Kurt Andersen

From Wikipedia, the free encyclopedia
Jump to: navigation, search
Kurt Andersen
Born (1954-08-22) August 22, 1954 (age 59)
Omaha, Nebraska
Nationality American
Occupation Novelist, radio host, essayist
Spouse(s) Anne Kreamer
Children Kate
Lucy

Kurt Andersen (born August 22, 1954) is an American novelist who is also host of the Peabody-winning public radio program Studio 360, a co-production between Public Radio International and WNYC.

He graduated magna cum laude from Harvard College, where he edited the Harvard Lampoon.[1] In 1986 with E. Graydon Carter he co-founded Spy magazine, which they sold in 1991; it continued publishing until 1998. Previously he has been a writer and columnist for New York Magazine, ("The Imperial City"), and The New Yorker ("The Culture Industry") and Time ("Spectator"). Gene Shalit, in the acknowledgments to his 1987 book Laughing Matters, thanked Andersen, who "provided support, a keen mind, and essential advice, particularly during the crucial formative stages; tipped me off to some pieces unfamiliar to me ... ; and contributed the ... Afterword."[2] He was also the architecture and design critic for Time for nine years.

In 1996, Bill Reilly fired Andersen after two and a half years from his position as editor-in-chief at New York, citing the publication's financial results.[3] Andersen attributed the firing to his refusal to kill a story about a rivalry between investment bankers Felix Rohatyn and Steven Rattner that had upset Henry Kravis, the principal of the publishing firm's ownership group.[4]

In 1999 he co-founded an online media news web site and biweekly magazine called Inside, which he and his co-founders sold to Primedia; Primedia closed the site in October 2001. From 2001 to 2004 he served as a senior creative consultant to Barry Diller's Universal Television, and from 2003 to 2005 as editorial director of Colors magazine. More recently, he co-founded the email cultural curation service Very Short List, was a guest Op-Ed columnist for The New York Times and editor-at-large for Random House.

Andersen was born in Omaha, Nebraska.

Personal life[edit]

Andersen lives in Brooklyn, New York with his wife, Anne Kreamer, who is also an author and his two daughters, Kate and Lucy.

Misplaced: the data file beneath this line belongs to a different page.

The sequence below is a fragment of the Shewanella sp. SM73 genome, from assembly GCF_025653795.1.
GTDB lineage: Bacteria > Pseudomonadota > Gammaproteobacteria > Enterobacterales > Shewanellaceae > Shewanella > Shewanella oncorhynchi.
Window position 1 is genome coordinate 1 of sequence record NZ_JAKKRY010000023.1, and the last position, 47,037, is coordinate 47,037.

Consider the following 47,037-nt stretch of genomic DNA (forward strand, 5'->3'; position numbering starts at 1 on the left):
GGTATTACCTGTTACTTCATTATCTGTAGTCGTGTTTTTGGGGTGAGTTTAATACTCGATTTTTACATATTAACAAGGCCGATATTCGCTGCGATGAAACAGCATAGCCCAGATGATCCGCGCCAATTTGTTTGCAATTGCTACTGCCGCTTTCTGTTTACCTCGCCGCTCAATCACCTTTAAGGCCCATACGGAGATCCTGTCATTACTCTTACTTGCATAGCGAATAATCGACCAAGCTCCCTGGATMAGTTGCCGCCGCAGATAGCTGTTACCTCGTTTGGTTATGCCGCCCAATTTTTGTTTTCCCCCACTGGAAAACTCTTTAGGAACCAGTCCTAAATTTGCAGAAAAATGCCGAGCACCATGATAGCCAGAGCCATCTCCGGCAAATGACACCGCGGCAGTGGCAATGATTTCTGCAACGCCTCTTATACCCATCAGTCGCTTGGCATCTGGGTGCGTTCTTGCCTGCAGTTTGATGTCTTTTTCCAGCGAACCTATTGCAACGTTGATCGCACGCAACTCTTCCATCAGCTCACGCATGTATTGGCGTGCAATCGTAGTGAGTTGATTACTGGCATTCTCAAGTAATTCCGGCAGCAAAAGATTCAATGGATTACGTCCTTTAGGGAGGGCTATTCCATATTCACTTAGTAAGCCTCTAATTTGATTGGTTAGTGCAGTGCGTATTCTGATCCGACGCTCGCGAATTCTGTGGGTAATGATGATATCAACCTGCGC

Literary works[edit]

Andersen is the author of three novels, including Turn of the Century (Random House, 1999), which was a national bestseller and New York Times Notable Book of the year, and the New York Times bestseller Heyday (Random House, 2007), which won the Langum Prize for the best American historical fiction of 2007. Random House published his third novel, True Believers, in the summer of 2012. His short fiction has been published in anthologies such as Stories: All-New Tales (HarperCollins, 2010).

Andersen has also published a book of humorous essays, The Real Thing (Doubleday, 1980; Holt, 1982; Bison Press, 2008), about quintessentialism, and co-authored two humor books, Tools of Power (Viking, 1980), a parody of self-help books on becoming successful, and Loose Lips (Simon & Schuster, 1995), an anthology of edited transcripts of real-life conversations involving celebrated people. Along with Carter and George Kalogerakis he assembled a history and greatest-hits anthology of Spy called Spy: The Funny Years, published in 2006 by Miramax Books.

He also wrote Reset (Random House, 2009), an essay about the causes and aftermath of the Great Recession, and he has contributed to many other books, such as Spark: How Creativity Works (HarperCollins, 2011) and Fields of Vision: The Photographs of John Vachon (Library of Congress, 2010).

References[edit]

  1. ^ http://www.kurtandersen.com/bio/
  2. ^ Shalit, Gene (1987). Laughing Matters: A Celebration of American Humor. New York: Doubleday. ISBN 0-385-18547-2. 
  3. ^ Weber, Bruce. "Bill Reilly, Magazine Publishing Executive, Dies at 70", The New York Times, October 20, 2008. Accessed October 23, 2008.
  4. ^ Pogrebin, Robin. "When a Magazine Is Too Brash for the Bottom Line", The New York Times, September 29, 1996. Accessed October 23, 2008.

External links[edit]